French prime minister François Fillon, visiting Damascus in a further sign that the west intends to welcome the Assad regime in its folds, has raised, according to news reports, France’s concerns over the issue of human rights in Syria; and in particular the fate of Mohannad al-Hassani, a 43-year-old lawyer who was arrested last year and charged with “weakening national morale,” the same charge he has spent all his professional life campaigning against.
In addition to Mr. al-Hassani, thousands of other dissidents are locked-up in Syria for simply exercising their rights to express an opinion. Syria, to many Syrians, is the largest prison in the world and its prisons are not different from hell after death.
While RPS is thankful to the prime minister of France for his concerns over the oppression many Syrians face and the abuse of their human rights, we also believe that gentle diplomatic pressure, detached from a real peril to Assad if he remains defiant, will have very little effect on his oppressive behavior. Violent rulers toss diplomacy like diplomats toss violence.
If Assad releases al-Hassani, he would look like caving to pressure. If he does not, he would look like exercising his authority as the absolute ruler. It is really a simple choice for any authoritarian ruler to ignore the pleas of foreign governments who historically have always supported human rights.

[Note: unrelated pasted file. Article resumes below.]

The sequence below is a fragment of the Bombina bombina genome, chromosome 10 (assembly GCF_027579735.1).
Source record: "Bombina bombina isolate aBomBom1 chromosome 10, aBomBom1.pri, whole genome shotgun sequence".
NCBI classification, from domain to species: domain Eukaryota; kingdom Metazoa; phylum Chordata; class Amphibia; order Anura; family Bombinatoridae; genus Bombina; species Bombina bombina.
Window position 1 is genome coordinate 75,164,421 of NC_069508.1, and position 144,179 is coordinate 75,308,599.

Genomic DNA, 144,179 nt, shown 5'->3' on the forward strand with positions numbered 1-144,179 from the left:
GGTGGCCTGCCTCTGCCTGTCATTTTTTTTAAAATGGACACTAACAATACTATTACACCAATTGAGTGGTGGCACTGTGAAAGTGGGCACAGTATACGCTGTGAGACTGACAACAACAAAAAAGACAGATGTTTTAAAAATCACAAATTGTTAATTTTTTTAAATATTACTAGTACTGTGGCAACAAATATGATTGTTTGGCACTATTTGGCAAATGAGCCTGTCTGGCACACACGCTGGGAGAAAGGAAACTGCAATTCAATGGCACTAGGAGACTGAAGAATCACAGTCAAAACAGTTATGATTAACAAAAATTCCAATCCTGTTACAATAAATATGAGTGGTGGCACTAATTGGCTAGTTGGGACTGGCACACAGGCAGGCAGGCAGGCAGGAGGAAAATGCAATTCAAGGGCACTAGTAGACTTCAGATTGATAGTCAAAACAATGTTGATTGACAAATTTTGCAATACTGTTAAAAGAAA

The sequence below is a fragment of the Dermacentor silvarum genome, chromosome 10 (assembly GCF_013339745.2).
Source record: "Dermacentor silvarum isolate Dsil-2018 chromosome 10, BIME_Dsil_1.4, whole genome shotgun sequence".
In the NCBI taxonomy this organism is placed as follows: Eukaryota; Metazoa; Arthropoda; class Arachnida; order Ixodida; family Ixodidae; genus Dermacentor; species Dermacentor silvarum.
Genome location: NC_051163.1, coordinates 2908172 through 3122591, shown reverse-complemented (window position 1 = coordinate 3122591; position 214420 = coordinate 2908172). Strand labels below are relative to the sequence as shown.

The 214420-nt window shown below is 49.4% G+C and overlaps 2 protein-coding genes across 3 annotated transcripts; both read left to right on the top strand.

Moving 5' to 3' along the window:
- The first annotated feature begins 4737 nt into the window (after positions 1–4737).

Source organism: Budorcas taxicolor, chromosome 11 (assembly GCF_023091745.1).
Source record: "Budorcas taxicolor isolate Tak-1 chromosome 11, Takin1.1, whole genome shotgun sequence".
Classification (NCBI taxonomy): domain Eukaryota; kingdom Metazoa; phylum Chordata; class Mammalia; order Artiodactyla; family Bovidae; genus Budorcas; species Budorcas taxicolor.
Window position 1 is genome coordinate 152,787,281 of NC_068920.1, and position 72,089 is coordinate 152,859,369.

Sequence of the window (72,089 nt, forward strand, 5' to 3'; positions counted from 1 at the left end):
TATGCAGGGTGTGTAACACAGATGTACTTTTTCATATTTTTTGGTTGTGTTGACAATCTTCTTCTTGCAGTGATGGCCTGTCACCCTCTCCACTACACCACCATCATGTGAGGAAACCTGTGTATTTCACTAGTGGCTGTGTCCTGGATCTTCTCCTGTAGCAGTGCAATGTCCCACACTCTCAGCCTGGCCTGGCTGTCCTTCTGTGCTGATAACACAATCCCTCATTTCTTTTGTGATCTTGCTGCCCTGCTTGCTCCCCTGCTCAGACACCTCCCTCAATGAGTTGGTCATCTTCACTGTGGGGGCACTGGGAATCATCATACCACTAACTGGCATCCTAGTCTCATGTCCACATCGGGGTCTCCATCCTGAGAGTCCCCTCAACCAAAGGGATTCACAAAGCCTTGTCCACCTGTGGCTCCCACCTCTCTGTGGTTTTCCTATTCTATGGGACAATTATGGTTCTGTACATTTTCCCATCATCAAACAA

From Mr. Fillon’s perspective, by raising the issue of human rights with Assad, he would subdue the international outcry that only gets louder with every illegal censure and seizure of Syrians. However, after Mr. Fillon raises the issue of human rights and Assad ignores it, Syrians are back to square one. Meanwhile, Mr. Fillon looks good, Mr. Assad looks powerful, and Syrians remain in prisons.
No liberty for Syrians if no real pressure is exerted by the west beyond just the diplomatic message we appreciate but which we find hopeless.